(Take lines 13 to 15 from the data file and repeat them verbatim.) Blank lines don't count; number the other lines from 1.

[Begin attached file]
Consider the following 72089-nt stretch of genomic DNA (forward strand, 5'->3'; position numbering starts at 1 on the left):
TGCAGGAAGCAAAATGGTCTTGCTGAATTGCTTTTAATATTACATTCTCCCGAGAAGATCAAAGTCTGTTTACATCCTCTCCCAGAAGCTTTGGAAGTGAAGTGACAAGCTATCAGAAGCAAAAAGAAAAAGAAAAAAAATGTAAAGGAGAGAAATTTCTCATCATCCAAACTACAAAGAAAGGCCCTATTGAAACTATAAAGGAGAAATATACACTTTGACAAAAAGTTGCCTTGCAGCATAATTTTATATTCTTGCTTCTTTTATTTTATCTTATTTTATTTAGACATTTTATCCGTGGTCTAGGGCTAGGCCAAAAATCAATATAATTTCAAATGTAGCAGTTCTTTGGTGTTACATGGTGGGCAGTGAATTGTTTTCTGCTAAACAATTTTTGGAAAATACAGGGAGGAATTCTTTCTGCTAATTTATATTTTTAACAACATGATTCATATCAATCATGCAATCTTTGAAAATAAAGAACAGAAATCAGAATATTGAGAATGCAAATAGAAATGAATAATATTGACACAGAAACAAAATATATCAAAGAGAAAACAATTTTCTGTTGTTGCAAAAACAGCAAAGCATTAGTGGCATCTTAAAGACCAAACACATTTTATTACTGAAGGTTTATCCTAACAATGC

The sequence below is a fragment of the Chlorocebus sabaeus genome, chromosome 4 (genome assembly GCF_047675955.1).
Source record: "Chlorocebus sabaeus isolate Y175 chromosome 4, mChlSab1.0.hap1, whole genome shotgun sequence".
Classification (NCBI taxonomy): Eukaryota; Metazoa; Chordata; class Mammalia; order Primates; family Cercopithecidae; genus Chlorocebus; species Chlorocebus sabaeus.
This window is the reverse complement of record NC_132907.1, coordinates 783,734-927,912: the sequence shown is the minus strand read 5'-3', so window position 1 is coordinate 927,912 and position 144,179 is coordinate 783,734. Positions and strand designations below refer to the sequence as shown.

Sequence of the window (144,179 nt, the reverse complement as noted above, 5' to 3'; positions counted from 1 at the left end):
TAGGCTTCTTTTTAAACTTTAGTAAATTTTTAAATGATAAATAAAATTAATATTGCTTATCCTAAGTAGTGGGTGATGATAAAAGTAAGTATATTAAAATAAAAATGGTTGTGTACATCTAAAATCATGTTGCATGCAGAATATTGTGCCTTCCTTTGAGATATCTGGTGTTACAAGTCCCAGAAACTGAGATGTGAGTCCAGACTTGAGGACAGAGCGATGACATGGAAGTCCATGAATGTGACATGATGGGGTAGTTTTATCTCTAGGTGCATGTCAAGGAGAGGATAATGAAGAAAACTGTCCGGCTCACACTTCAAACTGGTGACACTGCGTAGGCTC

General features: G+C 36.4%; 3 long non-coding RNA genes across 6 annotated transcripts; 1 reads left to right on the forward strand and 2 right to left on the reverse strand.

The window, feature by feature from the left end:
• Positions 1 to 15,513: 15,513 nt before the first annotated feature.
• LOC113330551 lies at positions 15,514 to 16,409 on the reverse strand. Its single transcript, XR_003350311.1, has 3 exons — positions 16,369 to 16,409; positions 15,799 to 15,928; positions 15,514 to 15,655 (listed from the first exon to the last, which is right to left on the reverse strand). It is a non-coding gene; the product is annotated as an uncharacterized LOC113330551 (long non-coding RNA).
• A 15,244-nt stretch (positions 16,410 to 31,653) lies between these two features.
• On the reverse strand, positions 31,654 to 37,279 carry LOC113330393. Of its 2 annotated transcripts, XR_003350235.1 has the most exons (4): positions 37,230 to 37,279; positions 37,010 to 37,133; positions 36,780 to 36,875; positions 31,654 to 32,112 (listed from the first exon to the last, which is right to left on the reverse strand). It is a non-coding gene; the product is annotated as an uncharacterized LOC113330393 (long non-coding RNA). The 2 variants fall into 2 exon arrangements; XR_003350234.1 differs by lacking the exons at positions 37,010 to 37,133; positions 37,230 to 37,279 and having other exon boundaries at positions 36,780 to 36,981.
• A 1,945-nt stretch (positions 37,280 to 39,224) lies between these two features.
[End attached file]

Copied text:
• A 15,244-nt stretch (positions 16,410 to 31,653) lies between these two features.
• On the reverse strand, positions 31,654 to 37,279 carry LOC113330393. Of its 2 annotated transcripts, XR_003350235.1 has the most exons (4): positions 37,230 to 37,279; positions 37,010 to 37,133; positions 36,780 to 36,875; positions 31,654 to 32,112 (listed from the first exon to the last, which is right to left on the reverse strand). It is a non-coding gene; the product is annotated as an uncharacterized LOC113330393 (long non-coding RNA). The 2 variants fall into 2 exon arrangements; XR_003350234.1 differs by lacking the exons at positions 37,010 to 37,133; positions 37,230 to 37,279 and having other exon boundaries at positions 36,780 to 36,981.
• A 1,945-nt stretch (positions 37,280 to 39,224) lies between these two features.